The majority of advisers won't be affected as they are already doing the suitability tests. The danger is that all the focus is on cost. While that is one factor it isn't the only reason people are advised to take out SIPPs. There are other advantages such as having all your investments under one wrapper - from the reporting and transparency point of view it's hard to put a value on that but there must be one. Advisers have to be careful when assessing which products are suitable for their clients as anything that tarnishes the SIPP reputation can only be bad news.
Given the huge growth in the deferred SIPP market how will the role of the niche provider evolve over time?
When you look at the costs these providers face coupled with the continuing downward pressure on price then I don't know how many of these small providers will survive over time. I would be amazed if in five years time we have the same number of independent providers that we have today.
How will the Retail Distribution Review (RDR) affect the SIPP market?
SIPPs are ideally suited to the post RDR type distribution market as SIPPs go hand in hand with wrap platforms. Overall if there's a flourishing professional market then retirement advice will be a key ingredient and SIPPs fit very comfortably in this space.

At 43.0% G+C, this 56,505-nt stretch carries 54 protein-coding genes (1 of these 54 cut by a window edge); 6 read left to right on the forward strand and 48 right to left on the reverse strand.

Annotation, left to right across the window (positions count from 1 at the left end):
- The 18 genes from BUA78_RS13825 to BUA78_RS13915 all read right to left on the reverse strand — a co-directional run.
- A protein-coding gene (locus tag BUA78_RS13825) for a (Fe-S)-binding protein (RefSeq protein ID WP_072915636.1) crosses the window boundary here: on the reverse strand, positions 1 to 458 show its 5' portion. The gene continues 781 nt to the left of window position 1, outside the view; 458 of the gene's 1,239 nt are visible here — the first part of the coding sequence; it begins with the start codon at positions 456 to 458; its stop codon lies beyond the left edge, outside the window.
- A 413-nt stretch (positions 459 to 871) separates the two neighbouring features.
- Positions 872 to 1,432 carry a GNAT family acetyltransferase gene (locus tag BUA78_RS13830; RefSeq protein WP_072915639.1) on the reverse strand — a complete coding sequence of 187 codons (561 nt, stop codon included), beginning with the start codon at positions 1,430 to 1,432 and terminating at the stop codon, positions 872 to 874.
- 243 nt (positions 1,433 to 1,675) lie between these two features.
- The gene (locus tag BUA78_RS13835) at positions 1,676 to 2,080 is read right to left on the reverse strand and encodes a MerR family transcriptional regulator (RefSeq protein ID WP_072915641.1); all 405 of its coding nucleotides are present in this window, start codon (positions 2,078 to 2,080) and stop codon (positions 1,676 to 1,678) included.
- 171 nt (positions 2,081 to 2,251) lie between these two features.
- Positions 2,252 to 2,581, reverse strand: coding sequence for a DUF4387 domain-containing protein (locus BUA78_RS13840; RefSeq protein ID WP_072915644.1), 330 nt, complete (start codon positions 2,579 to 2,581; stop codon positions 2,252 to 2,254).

What challenges do advisers face in the current SIPP market and how can they deal with them?
One of the issues is flexibility versus risk. It's a very interesting area and you have different providers with very different views. Some providers will invest in anything that's been permitted but you have others such as Suffolk Life who say that while we are flexible there are some things we won't do because the risk to the consumer and ourselves is just not worth it. This debate will go on for a while and for advisers in terms of assessing providers they shouldn't just hone in on price or necessarily be swayed by the provider prepared to do anything because in some circumstances that could be a recipe for disaster. Advisers need to look beyond the label on the can and look at the ingredients to ensure their recommendation is suitable for the client.
ABOUT THE AUTHOR
John Moret is director of sales and marketing at Suffolk Life
John is often referred to as "Mr SIPP" having spent much of his working life since 1990 promoting the advantages of SIPPs. He was the inaugural chairman of the SIPP Provider Group (AMPS) and has worked closely with Government and regulators on a range of issues.
ABOUT SUFFOLK LIFE
Suffolk Life is one of the UK's leading providers and administrators of self-invested personal pensions (SIPPs), having established over 10,000 SIPPs with gross assets of around £2.5 billion, including commercial property. The new Suffolk Life MasterSIPP offers genuine self-investment of protected rights and exceptional investment flexibility for non-protected rights as part of the same scheme. With the protected rights market estimated at up to £100 billion, Suffolk Life sees this as the next big opportunity for SIPPs.